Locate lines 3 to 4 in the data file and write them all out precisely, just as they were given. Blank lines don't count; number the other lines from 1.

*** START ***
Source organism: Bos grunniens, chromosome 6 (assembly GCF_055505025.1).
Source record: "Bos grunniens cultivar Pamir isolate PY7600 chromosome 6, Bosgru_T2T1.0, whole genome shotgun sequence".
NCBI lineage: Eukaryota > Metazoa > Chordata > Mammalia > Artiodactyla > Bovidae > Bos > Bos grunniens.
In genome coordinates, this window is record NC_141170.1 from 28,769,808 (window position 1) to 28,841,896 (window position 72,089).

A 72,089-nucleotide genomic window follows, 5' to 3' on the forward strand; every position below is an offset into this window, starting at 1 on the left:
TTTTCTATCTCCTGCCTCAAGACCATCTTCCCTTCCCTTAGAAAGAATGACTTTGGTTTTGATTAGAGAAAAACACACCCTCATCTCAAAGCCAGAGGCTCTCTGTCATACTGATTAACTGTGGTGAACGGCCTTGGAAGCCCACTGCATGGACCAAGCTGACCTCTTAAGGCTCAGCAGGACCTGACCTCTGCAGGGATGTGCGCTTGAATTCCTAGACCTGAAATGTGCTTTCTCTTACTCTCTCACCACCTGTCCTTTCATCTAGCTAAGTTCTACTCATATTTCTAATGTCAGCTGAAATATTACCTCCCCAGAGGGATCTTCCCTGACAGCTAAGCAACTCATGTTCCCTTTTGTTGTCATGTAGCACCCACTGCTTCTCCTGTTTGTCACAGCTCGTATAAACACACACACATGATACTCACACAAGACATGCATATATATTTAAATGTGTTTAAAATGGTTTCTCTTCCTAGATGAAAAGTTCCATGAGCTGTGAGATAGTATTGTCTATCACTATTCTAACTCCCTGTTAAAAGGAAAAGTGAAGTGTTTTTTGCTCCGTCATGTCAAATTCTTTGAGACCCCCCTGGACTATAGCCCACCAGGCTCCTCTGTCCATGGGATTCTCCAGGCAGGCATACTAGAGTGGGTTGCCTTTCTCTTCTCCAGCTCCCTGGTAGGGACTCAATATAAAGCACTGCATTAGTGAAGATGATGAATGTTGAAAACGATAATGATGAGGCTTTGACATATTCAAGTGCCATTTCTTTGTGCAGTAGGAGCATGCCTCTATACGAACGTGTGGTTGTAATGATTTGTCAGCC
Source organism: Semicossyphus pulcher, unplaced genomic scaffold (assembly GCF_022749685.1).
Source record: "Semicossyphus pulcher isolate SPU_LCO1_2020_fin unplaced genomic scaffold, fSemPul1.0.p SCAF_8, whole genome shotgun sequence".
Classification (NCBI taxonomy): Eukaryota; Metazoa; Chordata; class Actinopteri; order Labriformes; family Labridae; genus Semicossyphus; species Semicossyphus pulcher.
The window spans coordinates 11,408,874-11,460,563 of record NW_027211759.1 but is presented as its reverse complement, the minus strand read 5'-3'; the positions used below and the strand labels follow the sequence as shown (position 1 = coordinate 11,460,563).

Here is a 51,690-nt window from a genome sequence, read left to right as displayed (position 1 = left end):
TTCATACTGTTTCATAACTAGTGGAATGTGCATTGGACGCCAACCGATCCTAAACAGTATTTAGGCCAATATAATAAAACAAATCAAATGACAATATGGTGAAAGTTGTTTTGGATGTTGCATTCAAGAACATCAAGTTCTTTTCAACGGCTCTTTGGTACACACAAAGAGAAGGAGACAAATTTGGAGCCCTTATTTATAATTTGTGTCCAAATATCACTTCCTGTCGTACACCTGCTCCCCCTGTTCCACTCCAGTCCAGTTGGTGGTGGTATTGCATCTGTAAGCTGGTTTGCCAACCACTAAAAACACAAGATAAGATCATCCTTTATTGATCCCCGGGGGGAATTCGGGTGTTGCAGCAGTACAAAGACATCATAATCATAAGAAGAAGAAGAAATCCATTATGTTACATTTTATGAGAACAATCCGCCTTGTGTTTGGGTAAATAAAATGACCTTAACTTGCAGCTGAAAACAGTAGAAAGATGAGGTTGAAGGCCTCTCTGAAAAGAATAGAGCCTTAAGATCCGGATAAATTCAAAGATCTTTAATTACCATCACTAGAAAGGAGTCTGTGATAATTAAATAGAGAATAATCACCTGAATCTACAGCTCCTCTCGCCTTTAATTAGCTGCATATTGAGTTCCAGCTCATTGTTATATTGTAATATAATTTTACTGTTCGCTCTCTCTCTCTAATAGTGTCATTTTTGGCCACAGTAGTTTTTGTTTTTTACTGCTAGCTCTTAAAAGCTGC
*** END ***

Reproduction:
NCBI lineage: Eukaryota > Metazoa > Chordata > Mammalia > Artiodactyla > Bovidae > Bos > Bos grunniens.
In genome coordinates, this window is record NC_141170.1 from 28,769,808 (window position 1) to 28,841,896 (window position 72,089).